Finland’s education system surely remains among the best in the world. For all of its weaknesses, in my opinion, it possesses the ability to adapt and make changes as needed. As the evidence documenting effects of excessive use of mobile devices mount, the Finnish authorities must comply with the recommendations of health authorities. As also seen in other parts of the world, boys are experiencing decline in school achievement in Finland. As mentioned, this gender gap is among the greatest in the world, and it might require a thorough investigation to prevent other problems it may cause in the future.

The disadvantages that may be coming from immigrant or other social background are also more pronounced in Finland, compared to other countries. This type of inequality may contribute to further alienation of minorities in the Finnish society, disproportionate representation in the correctional system, increased risk for extremism, mental health problems, and other harder-to-solve problems in the long run. Teacher may benefit from cultural awareness and other training opportunities to better assist disadvantaged students.

Students with special needs are disproportionately affected by the budget cuts, as one of the first things these cuts have done is to reduce the available number of special education instructors. Increased budget for education may alleviate the shortage. It can also help schools allocate more resources for challenging over-achieving students more. Whether a more centralized and structured system would improve overall education outcomes remains to be a matter of debate.

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The Legacy of Colonialism, Discrimination, and the High Cost of Living: Areas of Improvement for the Canadian Education System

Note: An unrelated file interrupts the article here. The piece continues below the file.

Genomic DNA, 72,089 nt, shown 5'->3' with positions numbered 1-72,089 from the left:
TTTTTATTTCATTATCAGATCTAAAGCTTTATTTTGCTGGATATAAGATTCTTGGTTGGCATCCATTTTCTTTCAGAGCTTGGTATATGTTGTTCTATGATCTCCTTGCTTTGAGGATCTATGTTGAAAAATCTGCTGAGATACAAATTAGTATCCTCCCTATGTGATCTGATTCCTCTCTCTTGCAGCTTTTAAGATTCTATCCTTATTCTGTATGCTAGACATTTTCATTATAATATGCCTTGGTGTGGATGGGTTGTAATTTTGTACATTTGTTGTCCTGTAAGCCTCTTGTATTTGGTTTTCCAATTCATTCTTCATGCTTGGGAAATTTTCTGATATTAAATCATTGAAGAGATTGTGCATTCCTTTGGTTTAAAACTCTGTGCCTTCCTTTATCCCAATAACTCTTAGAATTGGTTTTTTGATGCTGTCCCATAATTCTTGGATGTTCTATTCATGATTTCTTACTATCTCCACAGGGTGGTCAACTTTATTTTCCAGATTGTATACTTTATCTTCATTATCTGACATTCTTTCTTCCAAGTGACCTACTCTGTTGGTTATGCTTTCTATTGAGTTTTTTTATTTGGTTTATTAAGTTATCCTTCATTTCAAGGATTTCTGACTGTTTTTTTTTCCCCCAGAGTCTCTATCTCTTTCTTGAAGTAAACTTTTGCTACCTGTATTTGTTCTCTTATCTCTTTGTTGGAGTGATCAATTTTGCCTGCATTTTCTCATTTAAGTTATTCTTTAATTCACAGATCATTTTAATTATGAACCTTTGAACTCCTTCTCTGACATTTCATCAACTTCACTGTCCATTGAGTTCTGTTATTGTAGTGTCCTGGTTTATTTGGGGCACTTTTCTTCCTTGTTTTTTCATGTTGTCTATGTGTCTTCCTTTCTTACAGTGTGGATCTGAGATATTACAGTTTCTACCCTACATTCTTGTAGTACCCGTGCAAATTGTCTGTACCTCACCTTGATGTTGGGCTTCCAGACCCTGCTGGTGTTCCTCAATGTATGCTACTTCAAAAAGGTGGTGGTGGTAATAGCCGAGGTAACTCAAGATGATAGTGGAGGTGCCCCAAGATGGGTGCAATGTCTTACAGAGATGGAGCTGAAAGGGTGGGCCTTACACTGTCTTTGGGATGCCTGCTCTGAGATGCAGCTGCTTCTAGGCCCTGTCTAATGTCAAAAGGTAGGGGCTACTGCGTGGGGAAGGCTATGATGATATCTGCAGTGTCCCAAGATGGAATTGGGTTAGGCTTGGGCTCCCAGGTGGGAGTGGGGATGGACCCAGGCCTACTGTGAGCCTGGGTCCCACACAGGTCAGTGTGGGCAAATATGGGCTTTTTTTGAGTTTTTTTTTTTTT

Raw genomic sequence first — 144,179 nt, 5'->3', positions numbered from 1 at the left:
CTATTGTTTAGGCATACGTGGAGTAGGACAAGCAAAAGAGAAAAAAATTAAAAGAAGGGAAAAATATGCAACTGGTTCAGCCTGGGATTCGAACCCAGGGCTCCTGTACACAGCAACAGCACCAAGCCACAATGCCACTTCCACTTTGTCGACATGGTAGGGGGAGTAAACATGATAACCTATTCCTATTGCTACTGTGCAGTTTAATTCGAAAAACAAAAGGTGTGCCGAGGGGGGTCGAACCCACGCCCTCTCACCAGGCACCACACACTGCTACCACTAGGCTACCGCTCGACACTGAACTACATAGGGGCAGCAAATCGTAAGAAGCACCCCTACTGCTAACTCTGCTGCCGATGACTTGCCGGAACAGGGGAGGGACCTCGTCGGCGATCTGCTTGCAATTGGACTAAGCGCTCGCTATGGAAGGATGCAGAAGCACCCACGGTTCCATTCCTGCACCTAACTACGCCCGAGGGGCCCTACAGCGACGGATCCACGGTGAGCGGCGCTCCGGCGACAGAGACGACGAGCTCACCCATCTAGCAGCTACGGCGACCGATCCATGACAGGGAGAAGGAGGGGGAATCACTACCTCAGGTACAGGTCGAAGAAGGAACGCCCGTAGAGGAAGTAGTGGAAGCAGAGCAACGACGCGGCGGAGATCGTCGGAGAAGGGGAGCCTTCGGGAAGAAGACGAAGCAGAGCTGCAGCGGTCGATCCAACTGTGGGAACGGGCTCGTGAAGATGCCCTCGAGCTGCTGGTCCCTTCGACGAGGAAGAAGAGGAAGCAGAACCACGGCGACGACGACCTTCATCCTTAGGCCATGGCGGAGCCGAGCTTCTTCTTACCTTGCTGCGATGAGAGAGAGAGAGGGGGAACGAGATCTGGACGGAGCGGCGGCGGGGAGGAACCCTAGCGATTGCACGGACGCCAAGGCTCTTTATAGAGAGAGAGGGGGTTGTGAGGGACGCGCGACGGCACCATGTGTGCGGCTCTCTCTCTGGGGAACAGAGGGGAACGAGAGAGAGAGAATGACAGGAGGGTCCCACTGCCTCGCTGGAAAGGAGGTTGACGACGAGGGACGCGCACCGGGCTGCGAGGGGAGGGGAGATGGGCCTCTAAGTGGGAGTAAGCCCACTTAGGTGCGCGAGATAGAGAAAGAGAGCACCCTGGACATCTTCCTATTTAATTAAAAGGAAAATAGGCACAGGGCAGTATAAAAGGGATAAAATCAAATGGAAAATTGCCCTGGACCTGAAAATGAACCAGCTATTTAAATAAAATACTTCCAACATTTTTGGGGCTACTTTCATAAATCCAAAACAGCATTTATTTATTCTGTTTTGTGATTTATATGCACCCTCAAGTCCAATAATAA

Written by Enes Gisi

Canada is a wealthy country with rich natural resources and one of the highest GDPs in the world. Behind this wealth, however, lie deep inequalities in access to quality education. These barriers to education are not always confined to school buildings, as Indigenous peoples of Canada experience the impacts of Canada’s colonial past today. Other challenges in education include sexual abuse of kids, food insecurity, and lack of housing for post-secondary students. Addressing these challenges proves difficult as the three levels of the government – federal, provincial, and municipal, are each responsible for some of them. Taking effective and quick action, however, is a challenge for the Canadian bureaucracy. Government levels sometimes pass the responsibility for an issue back and forth, causing confusion among Canadians about who is responsible for what.

Children at Fort Simpson Indian Residential School holding letters that spell “Goodbye,” Fort Simpson, Northwest Territories, 1922. Photo by J. F. Moran. Library and Archives Canada on Wikimedia Commons.

Access to Education for Indigenous Peoples of Canada